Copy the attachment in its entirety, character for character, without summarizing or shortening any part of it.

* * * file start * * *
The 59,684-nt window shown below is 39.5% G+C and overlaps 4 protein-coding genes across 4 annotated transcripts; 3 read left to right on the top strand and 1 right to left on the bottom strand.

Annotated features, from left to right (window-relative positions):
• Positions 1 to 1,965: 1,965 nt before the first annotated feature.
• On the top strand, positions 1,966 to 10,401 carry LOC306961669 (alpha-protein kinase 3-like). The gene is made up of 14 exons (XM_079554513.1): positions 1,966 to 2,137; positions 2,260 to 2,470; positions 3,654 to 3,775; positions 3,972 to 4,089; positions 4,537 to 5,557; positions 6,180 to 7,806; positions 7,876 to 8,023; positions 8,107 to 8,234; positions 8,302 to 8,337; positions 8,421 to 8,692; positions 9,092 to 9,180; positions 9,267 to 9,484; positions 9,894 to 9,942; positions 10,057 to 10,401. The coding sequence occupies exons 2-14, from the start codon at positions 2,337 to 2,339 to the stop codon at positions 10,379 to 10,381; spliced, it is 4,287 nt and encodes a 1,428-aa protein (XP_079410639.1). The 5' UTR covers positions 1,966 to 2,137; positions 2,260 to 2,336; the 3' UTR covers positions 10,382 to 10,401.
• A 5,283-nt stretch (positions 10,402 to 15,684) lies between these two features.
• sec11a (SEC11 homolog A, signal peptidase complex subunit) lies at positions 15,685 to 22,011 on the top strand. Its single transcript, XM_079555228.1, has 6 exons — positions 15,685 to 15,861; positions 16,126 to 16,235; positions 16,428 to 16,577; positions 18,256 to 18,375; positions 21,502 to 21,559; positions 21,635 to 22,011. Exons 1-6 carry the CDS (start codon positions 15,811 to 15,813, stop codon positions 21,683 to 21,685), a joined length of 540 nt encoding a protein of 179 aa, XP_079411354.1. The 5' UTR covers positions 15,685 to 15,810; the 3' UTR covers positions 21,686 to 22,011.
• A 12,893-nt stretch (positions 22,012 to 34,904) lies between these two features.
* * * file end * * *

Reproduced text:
The 59,684-nt window shown below is 39.5% G+C and overlaps 4 protein-coding genes across 4 annotated transcripts; 3 read left to right on the top strand and 1 right to left on the bottom strand.

Annotated features, from left to right (window-relative positions):
• Positions 1 to 1,965: 1,965 nt before the first annotated feature.
• On the top strand, positions 1,966 to 10,401 carry LOC306961669 (alpha-protein kinase 3-like). The gene is made up of 14 exons (XM_079554513.1): positions 1,966 to 2,137; positions 2,260 to 2,470; positions 3,654 to 3,775; positions 3,972 to 4,089; positions 4,537 to 5,557; positions 6,180 to 7,806; positions 7,876 to 8,023; positions 8,107 to 8,234; positions 8,302 to 8,337; positions 8,421 to 8,692; positions 9,092 to 9,180; positions 9,267 to 9,484; positions 9,894 to 9,942; positions 10,057 to 10,401. The coding sequence occupies exons 2-14, from the start codon at positions 2,337 to 2,339 to the stop codon at positions 10,379 to 10,381; spliced, it is 4,287 nt and encodes a 1,428-aa protein (XP_079410639.1). The 5' UTR covers positions 1,966 to 2,137; positions 2,260 to 2,336; the 3' UTR covers positions 10,382 to 10,401.
• A 5,283-nt stretch (positions 10,402 to 15,684) lies between these two features.
• sec11a (SEC11 homolog A, signal peptidase complex subunit) lies at positions 15,685 to 22,011 on the top strand. Its single transcript, XM_079555228.1, has 6 exons — positions 15,685 to 15,861; positions 16,126 to 16,235; positions 16,428 to 16,577; positions 18,256 to 18,375; positions 21,502 to 21,559; positions 21,635 to 22,011. Exons 1-6 carry the CDS (start codon positions 15,811 to 15,813, stop codon positions 21,683 to 21,685), a joined length of 540 nt encoding a protein of 179 aa, XP_079411354.1. The 5' UTR covers positions 15,685 to 15,810; the 3' UTR covers positions 21,686 to 22,011.
• A 12,893-nt stretch (positions 22,012 to 34,904) lies between these two features.